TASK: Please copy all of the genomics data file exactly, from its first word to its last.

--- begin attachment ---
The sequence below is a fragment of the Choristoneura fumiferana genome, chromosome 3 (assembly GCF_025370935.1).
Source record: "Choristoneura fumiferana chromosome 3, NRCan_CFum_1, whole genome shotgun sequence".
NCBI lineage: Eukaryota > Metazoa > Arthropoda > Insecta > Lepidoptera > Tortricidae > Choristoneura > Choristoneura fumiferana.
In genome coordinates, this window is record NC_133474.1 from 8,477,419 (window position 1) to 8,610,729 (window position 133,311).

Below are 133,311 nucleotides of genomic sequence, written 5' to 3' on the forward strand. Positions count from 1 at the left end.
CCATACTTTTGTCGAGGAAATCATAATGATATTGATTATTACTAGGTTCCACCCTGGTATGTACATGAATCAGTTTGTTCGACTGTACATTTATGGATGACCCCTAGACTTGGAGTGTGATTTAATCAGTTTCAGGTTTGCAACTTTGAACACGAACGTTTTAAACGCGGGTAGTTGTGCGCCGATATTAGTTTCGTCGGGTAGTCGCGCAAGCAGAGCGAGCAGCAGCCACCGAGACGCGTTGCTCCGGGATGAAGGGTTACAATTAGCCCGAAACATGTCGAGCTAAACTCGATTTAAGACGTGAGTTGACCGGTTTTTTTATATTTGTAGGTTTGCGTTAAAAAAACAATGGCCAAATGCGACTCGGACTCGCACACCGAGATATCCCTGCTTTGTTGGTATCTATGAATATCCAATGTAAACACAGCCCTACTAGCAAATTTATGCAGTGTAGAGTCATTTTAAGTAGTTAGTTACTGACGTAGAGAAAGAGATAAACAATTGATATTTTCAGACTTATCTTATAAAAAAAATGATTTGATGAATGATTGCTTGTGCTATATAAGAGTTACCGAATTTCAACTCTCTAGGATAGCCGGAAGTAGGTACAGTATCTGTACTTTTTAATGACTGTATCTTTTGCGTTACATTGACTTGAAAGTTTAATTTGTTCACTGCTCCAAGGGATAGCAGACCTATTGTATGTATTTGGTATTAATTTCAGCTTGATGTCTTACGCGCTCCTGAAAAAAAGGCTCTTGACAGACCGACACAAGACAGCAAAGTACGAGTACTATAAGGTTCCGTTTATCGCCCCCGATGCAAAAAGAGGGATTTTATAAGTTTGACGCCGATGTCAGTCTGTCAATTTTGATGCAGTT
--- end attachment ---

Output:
The sequence below is a fragment of the Choristoneura fumiferana genome, chromosome 3 (assembly GCF_025370935.1).
Source record: "Choristoneura fumiferana chromosome 3, NRCan_CFum_1, whole genome shotgun sequence".
NCBI lineage: Eukaryota > Metazoa > Arthropoda > Insecta > Lepidoptera > Tortricidae > Choristoneura > Choristoneura fumiferana.
In genome coordinates, this window is record NC_133474.1 from 8,477,419 (window position 1) to 8,610,729 (window position 133,311).

Below are 133,311 nucleotides of genomic sequence, written 5' to 3' on the forward strand. Positions count from 1 at the left end.
CCATACTTTTGTCGAGGAAATCATAATGATATTGATTATTACTAGGTTCCACCCTGGTATGTACATGAATCAGTTTGTTCGACTGTACATTTATGGATGACCCCTAGACTTGGAGTGTGATTTAATCAGTTTCAGGTTTGCAACTTTGAACACGAACGTTTTAAACGCGGGTAGTTGTGCGCCGATATTAGTTTCGTCGGGTAGTCGCGCAAGCAGAGCGAGCAGCAGCCACCGAGACGCGTTGCTCCGGGATGAAGGGTTACAATTAGCCCGAAACATGTCGAGCTAAACTCGATTTAAGACGTGAGTTGACCGGTTTTTTTATATTTGTAGGTTTGCGTTAAAAAAACAATGGCCAAATGCGACTCGGACTCGCACACCGAGATATCCCTGCTTTGTTGGTATCTATGAATATCCAATGTAAACACAGCCCTACTAGCAAATTTATGCAGTGTAGAGTCATTTTAAGTAGTTAGTTACTGACGTAGAGAAAGAGATAAACAATTGATATTTTCAGACTTATCTTATAAAAAAAATGATTTGATGAATGATTGCTTGTGCTATATAAGAGTTACCGAATTTCAACTCTCTAGGATAGCCGGAAGTAGGTACAGTATCTGTACTTTTTAATGACTGTATCTTTTGCGTTACATTGACTTGAAAGTTTAATTTGTTCACTGCTCCAAGGGATAGCAGACCTATTGTATGTATTTGGTATTAATTTCAGCTTGATGTCTTACGCGCTCCTGAAAAAAAGGCTCTTGACAGACCGACACAAGACAGCAAAGTACGAGTACTATAAGGTTCCGTTTATCGCCCCCGATGCAAAAAGAGGGATTTTATAAGTTTGACGCCGATGTCAGTCTGTCAATTTTGATGCAGTT